Posted by: greatfallsgirl | May 21, 2011

Coulees and Chinooks

The first time I left Montana, I followed an Air Force spouse to North Carolina.  What a different world that was.  As soon as something strange like biscuits and gravy or grits was discussed, I’d break out coulees and chinooks (LOL).

To start, outside of Montana, I have only run into one other person who knew what a coulee was, and he was a geologist from Saskatchewan (not too far away).  Our family had a ranch on Shonkin Creek outside of Fort Benton, and there were more than a few coulees on the place.  Of course, there is Sand Coulee too.  Charles M. Russell had a painting or two showing cowboys chasing cattle down into coulees.  (Hint to my non-Montana friends that don’t know what coulees are:  a deep ravine or gulch, usually dry, that has been formed by running water.)

Ahhhh chinooks….after high school I worked at the Sambo’s Restaurant downtown (well, I actually worked at both Sambo’s, part time at the 10th Avenue South store also).  I often worked the counter section, so I easily could look up 3rd Street North at the Great Falls National Bank Building’s clock, which also flashed the current temperature (I am not sure this is even the same building, it looks like it is a Wells Fargo bank now and not the same building).  One night starting about 3:00 a.m. I watched the temperature rise from the -20°F range to mid 30’s°F before I got off in the morning.  It was almost a game with myself that night, guessing how much the temperature had risen since the last time I looked. (I had happy memories working at Sambo’s downtown…my most famous customer I waited on was Mike Mansfield, who came in for breakfast early one morning by himself…oh, and George Takei, Mr. Sulu from Star Trek).


The greatest temperature change over a 24 hour period because of a chinook took place in Chouteau County at Loma in 1972.   Not very far from our family’s ranch.  The temperature rose from -56°F to 49°F.  But aren’t we used to extremes in Montana?  I saw more than a few.

It is sad sometimes to see so many changes to downtown Great Falls.  My grandfather used to run his ranch the last couple years he had it from an office in the Great Falls National Bank Building.  He owned the Surprise Creek Ranch in Judith Basin County before selling it to the Hutterites for a colony.  Some things don’t change though…there will always be coulees and chinooks and our chance to confound others elsewhere.

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Responses

  1. Great post! I never even HEARD of the word “coulee” until I moved to Great Falls back in 2002 – now I love them! Same with “breaks!”

    Thanks for sharing the story — but hold on – GEORGE TAKEI?! What was he doing in Great Falls, and when did it happen? (ST:TOS fanboy!)

  2. Thanks David! George Takei came in with three other guys for breakfast, it was either a Saturday or Sunday morning because our back dining room was open which only happened on weekends (I think that area is now a “lounge”). He was in town for some type of Star Trek mini-convention or get together, I think it was held at the Civic Center. It was 1978 or 1979 I’d say. He was SO NICE, he took my hand and shook it lightly, mainly just holding, and he signed an autograph for me. One other bizzare night I worked, I think it was a Sunday graveyard shift because it was pretty dead, except for the bands “Head East” and members of the “Guess Who” were in opposite ends of the restaurant that night, flinging good natured insults back and forth at each other…LOL. They had both been in town for events, same time period as stated above.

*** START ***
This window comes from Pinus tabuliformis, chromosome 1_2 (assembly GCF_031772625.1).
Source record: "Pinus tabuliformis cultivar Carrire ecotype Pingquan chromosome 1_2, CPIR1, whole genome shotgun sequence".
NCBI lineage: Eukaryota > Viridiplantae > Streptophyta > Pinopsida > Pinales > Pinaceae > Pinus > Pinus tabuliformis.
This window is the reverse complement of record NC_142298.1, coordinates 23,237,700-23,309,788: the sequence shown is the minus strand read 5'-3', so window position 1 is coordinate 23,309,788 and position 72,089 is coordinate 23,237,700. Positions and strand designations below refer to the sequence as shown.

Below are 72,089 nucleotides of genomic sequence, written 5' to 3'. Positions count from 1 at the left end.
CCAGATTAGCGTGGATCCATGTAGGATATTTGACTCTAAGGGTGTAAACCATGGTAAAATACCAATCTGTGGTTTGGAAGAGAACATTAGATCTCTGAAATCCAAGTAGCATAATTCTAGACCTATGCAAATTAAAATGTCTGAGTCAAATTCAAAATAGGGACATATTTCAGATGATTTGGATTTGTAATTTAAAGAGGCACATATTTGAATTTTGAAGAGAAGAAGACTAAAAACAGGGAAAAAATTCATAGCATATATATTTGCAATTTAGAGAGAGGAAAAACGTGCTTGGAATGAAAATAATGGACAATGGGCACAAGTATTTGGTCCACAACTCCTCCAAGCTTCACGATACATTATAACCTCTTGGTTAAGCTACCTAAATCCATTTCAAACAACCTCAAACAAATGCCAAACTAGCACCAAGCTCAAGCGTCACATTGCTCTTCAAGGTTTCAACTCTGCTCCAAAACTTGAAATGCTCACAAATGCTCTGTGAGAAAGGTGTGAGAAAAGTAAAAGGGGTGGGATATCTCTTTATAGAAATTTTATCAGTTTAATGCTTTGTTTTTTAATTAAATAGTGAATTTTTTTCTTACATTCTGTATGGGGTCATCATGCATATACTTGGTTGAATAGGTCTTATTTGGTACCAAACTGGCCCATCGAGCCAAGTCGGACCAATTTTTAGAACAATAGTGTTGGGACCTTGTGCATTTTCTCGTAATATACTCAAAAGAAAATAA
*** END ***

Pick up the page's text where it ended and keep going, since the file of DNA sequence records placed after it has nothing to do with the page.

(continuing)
3. Oh yes…”breaks”! I had an appaloosa horse when I was a teen, brothers of one of my schoolmates in Chouteau County had roped four wild horses on their land north of Geraldine, on the “breaks” (all four were appaloosas). I bought one of them, a beautiful young mare that was white with black spots all over. I am convinced that she was a descendent of horses that escaped from the Nez Perce Indian tribe that was captured just north of there near the Bear Paws. She was an awesome horse.

  4. I just had a friend from college (Montana Tech) just tell me on Facebook he missed “The smell of Ponderosa pine and sagebrush and real “blue” skys.” I agree! I don’t think he really got to appreciate chinooks though…I don’t think they get out as far as Billings (where he’s from), and they definitely didn’t affect Butte!

  5. I am from Havre, and I live in Charleston, SC. I know what a coulee is, I have ridden my horse over quite a few, and I know what a chinook is. I even know well a town named Chinook . The Carolinas are a long way from my childhood stomping grounds, Havre, (and yes I know the correct pronunciation for this town. I was born there.) Chinook, and Zurich.

    Vicki

  6. You more than likely served my dad and his friends coffee…they went to the DT Sambo’s almost every morning in the late 70s, early 80s.


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